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The Fall and Rise of Gordon Coppinger Paperback – 25 Apr 2013


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Product details

  • Paperback: 432 pages
  • Publisher: Harper (25 April 2013)
  • Language: English
  • ISBN-10: 0007488874
  • ISBN-13: 978-0007488872
  • Product Dimensions: 16.3 x 2.8 x 19.6 cm
  • Average Customer Review: 3.8 out of 5 stars  See all reviews (17 customer reviews)
  • Amazon Bestsellers Rank: 157,793 in Books (See Top 100 in Books)

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Review

Praise for THE FALL AND RISE OF GORDON COPPINGER:

‘Brilliant writing from a comic master, I loved it’ Rob Brydon

‘Pitch-perfect comedy, terrific social satire, excellent writing and a regular supply of cracking jokes – this is David Nobbs on superb form’ DAILY MAIL

Praise for David Nobbs:

‘We should be thankful for the continuing brilliance of David Nobbs’ MAIL ON SUNDAY

‘A delicious entertainment, as comic and sharp as they come’ GUARDIAN

‘Probably our finest post-war comic novelist’ Jonathan Coe

About the Author

David Nobbs’s first break as a comedy writer came on the iconic satire show That Was The Week, That Was, hosted by David Frost. Later he wrote for The Frost Report and The Two Ronnies and provided material for many top comedians including Les Dawson, Ken Dodd, Tommy Cooper, Frankie Howerd and Dick Emery. Apart from his nineteen novels, David is best known for his two hit TV series A Bit of a Do and The Fall and Rise of Reginald Perrin. His new radio series With Nobbs On aired on Radio 4 in 2012.


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Customer Reviews

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Most Helpful Customer Reviews

2 of 2 people found the following review helpful By manhunter on 12 Jan. 2013
Format: Paperback
The Fall and Rise of Gordon Coppinger proves that David Nobbs can still tell a gripping story and wring the comedy potential out of quite ordinary situations. Sir Gordon is suffering a middle-life crisis; married to a woman who bores him and juggling several mistresses,he is living off shareholders' money and borrowed time. From a dysfunctional family himself, Sir Gordon's only stable relationships come from members of his staff. His life revolves around Board Meetings, football matches and pubs - in fact, the plot resembles one glorious pub crawl in which the hero's tastes plunge from £200 a bottle wine to pints of Guinness. It is only when his working class roots begin to show,that Sir Gordon realises the failure of his success. Thought provoking and very funny!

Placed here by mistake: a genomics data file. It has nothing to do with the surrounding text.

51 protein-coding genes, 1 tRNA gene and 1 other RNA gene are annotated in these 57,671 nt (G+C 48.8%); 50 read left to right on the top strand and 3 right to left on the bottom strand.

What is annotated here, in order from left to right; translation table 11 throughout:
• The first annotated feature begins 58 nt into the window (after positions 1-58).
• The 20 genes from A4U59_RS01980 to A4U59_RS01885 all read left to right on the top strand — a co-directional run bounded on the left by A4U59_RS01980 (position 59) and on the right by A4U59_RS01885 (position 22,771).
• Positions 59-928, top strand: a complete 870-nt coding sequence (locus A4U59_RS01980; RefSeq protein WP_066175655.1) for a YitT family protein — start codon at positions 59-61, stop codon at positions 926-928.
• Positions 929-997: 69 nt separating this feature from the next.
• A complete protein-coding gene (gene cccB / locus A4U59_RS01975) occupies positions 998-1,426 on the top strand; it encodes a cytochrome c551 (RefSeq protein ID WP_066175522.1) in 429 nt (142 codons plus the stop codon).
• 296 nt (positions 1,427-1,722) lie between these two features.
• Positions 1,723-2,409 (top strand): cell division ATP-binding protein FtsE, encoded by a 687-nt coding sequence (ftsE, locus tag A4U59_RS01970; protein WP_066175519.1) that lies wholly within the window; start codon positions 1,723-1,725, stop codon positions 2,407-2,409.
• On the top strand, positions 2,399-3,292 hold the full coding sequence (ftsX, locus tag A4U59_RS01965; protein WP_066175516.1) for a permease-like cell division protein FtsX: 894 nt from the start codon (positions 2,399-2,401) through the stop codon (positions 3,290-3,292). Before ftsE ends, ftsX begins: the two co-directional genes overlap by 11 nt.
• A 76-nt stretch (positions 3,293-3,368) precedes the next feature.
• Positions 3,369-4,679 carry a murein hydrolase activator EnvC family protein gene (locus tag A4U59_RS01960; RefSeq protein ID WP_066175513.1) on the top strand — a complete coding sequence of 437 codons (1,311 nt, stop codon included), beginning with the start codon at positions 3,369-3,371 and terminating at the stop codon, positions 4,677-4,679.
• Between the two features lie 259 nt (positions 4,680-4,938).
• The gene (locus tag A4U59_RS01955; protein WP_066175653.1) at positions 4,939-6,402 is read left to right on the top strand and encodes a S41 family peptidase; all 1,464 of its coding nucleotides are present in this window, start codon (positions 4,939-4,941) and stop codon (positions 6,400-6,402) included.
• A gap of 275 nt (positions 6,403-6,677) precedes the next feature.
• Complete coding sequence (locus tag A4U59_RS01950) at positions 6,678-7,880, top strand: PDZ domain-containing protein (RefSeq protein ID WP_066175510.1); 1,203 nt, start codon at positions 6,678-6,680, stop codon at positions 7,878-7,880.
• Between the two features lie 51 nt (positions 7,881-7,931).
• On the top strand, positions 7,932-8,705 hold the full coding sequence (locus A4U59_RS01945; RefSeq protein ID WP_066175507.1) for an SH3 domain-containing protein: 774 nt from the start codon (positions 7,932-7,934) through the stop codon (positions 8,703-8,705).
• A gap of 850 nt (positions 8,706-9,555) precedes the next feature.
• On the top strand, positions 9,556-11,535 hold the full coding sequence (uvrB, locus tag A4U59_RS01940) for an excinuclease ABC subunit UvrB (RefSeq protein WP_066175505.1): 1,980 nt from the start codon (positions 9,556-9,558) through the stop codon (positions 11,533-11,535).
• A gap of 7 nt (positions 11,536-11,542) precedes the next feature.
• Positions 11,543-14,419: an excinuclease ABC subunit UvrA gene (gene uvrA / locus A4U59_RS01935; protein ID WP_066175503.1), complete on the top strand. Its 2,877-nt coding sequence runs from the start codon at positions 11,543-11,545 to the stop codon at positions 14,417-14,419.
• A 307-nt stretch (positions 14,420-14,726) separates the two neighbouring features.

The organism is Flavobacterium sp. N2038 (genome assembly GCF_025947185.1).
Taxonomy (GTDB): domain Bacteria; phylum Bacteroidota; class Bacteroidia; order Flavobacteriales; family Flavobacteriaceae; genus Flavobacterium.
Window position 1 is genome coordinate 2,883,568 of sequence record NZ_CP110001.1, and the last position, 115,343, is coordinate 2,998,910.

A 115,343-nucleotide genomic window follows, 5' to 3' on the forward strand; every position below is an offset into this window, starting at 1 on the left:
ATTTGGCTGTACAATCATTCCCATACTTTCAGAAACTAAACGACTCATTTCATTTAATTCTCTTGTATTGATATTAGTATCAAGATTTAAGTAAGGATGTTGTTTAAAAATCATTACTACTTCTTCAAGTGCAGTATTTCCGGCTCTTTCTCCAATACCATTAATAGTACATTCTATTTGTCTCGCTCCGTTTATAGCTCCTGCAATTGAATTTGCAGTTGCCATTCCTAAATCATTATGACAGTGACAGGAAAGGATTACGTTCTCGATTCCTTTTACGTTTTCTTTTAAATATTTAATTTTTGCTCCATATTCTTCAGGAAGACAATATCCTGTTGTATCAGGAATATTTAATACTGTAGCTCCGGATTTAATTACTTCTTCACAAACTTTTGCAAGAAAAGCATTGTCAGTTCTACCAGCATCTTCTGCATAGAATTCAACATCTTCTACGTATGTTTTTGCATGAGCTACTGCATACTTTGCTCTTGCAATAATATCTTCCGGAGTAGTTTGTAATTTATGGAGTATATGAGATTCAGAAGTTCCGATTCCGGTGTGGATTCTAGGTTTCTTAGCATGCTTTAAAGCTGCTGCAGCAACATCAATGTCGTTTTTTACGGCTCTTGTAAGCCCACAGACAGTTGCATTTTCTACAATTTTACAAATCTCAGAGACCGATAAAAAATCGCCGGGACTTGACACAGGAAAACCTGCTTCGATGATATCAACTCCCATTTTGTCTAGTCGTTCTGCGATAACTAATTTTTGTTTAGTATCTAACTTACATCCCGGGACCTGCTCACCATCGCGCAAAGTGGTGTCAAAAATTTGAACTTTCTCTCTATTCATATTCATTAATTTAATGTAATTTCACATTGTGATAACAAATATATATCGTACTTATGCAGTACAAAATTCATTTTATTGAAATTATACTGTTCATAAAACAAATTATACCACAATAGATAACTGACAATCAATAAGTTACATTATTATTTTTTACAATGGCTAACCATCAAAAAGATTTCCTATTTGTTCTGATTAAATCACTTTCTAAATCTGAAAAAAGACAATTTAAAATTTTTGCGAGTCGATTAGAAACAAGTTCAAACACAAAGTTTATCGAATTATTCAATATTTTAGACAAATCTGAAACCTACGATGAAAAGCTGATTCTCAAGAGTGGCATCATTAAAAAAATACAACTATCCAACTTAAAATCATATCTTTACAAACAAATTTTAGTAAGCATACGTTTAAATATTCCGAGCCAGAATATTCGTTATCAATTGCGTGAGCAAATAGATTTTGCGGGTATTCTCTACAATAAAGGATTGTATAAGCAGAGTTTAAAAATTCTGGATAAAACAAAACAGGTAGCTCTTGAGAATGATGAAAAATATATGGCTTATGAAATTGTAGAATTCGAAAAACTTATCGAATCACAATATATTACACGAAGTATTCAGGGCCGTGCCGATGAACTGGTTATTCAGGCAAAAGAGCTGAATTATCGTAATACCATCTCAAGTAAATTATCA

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5 of 6 people found the following review helpful By V. G. Harwood on 9 Dec. 2012
Format: Paperback Verified Purchase
I must admit, when I learned the title for David Nobbs' new book, my first thought was: hasn't he already done this? Didn't he once write a book with a very similar title? I, of course, was thinking of "The Fall and Rise of Reggie Perrin." Reggie might have been one of the most popular and well-loved of his character creations, but my first thought on marking the similarities in the titles was alarm bells. It struck me as an author who has run out of ideas and is striving to recapture some of his earlier, glory days. The Times, in a review of the book, have stated that "nothing that Nobbs has written since [Reggie] has had quite the same impact"; and it's true that this isn't the comic masterpiece that was Reggie Perrin.

Within the book, title aside, there are shades of Reggie - only this time the story is told from the insufferable viewpoint of the CJ character - Gordon Coppinger. Gordon, like CJ, is a man who knows how to make people uncomfortable, and with the clever use of office furniture (hard chair or easy chair?) emphasise their powerlessness in his company. I also detected shades of one of my other favourite characters of Nobbs' creation, Henry Ezra Pratt, within the novel. The grim Climthorpe United scenes really reminded me of the scenes within the Pratt novels relating to Thurmash United.